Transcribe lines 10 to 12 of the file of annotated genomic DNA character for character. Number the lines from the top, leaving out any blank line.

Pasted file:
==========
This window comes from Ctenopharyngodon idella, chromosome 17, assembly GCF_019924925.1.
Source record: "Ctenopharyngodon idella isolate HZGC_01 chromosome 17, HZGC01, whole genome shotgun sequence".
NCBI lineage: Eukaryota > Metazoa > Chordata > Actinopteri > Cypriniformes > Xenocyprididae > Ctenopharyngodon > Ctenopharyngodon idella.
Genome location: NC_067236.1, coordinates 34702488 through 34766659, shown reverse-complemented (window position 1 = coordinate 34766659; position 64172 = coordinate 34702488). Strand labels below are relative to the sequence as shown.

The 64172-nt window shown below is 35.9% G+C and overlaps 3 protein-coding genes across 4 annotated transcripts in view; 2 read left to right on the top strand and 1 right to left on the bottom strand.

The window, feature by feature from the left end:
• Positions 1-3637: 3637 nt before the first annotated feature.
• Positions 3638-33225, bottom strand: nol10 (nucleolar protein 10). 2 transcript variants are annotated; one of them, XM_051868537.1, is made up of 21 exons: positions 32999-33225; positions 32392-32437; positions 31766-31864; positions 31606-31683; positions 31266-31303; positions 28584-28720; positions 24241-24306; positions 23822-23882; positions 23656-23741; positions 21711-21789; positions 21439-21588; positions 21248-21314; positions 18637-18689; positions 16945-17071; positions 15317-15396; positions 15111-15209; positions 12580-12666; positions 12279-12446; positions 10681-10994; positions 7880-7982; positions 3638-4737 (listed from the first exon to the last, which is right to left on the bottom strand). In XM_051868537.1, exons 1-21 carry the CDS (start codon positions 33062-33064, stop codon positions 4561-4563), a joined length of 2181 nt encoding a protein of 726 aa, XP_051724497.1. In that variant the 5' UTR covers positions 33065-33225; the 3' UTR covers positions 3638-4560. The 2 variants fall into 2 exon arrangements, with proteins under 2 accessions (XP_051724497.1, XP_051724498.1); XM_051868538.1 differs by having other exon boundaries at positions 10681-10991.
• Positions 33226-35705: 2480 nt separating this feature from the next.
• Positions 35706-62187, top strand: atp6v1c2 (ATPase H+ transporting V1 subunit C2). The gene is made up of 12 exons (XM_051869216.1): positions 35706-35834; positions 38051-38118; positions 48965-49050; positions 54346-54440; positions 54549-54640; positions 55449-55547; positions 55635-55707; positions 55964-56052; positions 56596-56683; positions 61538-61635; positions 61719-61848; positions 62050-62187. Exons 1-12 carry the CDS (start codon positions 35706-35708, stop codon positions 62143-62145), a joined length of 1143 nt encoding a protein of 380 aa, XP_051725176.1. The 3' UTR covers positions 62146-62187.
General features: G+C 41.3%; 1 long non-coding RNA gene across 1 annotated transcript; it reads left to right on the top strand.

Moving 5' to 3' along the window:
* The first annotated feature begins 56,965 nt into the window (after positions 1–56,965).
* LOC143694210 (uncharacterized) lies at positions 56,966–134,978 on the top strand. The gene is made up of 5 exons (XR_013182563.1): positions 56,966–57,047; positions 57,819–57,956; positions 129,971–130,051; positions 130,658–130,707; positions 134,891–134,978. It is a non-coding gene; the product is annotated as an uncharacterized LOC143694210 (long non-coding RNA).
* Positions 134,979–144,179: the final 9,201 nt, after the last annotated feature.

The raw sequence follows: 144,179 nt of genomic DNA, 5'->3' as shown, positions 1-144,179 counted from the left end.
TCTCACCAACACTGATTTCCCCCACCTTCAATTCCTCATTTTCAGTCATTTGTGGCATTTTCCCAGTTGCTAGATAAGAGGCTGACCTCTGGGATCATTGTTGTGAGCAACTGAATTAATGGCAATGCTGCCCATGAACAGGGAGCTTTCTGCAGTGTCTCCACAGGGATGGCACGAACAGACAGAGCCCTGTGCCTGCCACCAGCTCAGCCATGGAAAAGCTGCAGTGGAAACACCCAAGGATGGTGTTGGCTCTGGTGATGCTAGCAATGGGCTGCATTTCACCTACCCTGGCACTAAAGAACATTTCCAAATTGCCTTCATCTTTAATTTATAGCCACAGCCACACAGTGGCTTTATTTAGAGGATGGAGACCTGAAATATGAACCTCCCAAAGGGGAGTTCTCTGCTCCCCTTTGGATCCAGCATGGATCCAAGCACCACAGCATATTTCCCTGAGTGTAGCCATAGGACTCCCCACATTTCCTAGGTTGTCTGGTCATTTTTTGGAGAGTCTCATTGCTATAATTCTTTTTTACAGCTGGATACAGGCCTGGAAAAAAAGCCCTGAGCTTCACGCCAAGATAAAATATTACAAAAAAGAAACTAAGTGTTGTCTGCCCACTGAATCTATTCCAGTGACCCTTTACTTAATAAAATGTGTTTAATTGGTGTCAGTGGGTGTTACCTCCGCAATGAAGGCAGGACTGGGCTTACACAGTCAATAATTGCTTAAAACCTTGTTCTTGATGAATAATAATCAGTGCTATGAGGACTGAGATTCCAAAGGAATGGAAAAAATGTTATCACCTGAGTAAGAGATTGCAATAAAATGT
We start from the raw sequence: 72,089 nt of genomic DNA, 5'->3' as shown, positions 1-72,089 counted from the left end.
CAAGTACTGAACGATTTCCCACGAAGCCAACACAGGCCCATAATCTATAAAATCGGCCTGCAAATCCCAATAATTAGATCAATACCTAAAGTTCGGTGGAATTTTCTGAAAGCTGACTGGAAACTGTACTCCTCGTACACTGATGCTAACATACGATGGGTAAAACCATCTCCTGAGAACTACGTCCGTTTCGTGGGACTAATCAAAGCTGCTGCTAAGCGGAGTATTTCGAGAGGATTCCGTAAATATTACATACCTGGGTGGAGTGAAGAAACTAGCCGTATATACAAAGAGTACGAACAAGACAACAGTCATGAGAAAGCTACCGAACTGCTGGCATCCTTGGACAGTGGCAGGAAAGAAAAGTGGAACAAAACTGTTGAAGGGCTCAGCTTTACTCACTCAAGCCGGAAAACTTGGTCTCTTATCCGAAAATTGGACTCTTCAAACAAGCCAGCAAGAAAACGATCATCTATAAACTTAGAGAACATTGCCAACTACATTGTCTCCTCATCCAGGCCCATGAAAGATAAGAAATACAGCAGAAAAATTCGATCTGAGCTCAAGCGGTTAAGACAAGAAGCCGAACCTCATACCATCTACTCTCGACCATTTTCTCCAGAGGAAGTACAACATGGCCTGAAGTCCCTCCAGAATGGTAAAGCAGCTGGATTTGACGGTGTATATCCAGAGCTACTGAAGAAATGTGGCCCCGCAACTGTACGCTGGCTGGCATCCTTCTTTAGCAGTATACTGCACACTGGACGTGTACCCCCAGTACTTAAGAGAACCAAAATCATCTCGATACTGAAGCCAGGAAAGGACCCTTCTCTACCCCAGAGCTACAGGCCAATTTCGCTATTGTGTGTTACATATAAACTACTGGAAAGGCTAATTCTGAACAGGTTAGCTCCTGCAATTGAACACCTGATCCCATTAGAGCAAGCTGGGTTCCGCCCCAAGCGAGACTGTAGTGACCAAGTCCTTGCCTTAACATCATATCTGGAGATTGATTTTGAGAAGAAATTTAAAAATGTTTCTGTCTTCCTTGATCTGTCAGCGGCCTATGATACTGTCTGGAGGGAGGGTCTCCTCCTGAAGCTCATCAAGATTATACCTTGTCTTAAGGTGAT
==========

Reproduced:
• Positions 35706-62187, top strand: atp6v1c2 (ATPase H+ transporting V1 subunit C2). The gene is made up of 12 exons (XM_051869216.1): positions 35706-35834; positions 38051-38118; positions 48965-49050; positions 54346-54440; positions 54549-54640; positions 55449-55547; positions 55635-55707; positions 55964-56052; positions 56596-56683; positions 61538-61635; positions 61719-61848; positions 62050-62187. Exons 1-12 carry the CDS (start codon positions 35706-35708, stop codon positions 62143-62145), a joined length of 1143 nt encoding a protein of 380 aa, XP_051725176.1. The 3' UTR covers positions 62146-62187.
General features: G+C 41.3%; 1 long non-coding RNA gene across 1 annotated transcript; it reads left to right on the top strand.

Moving 5' to 3' along the window: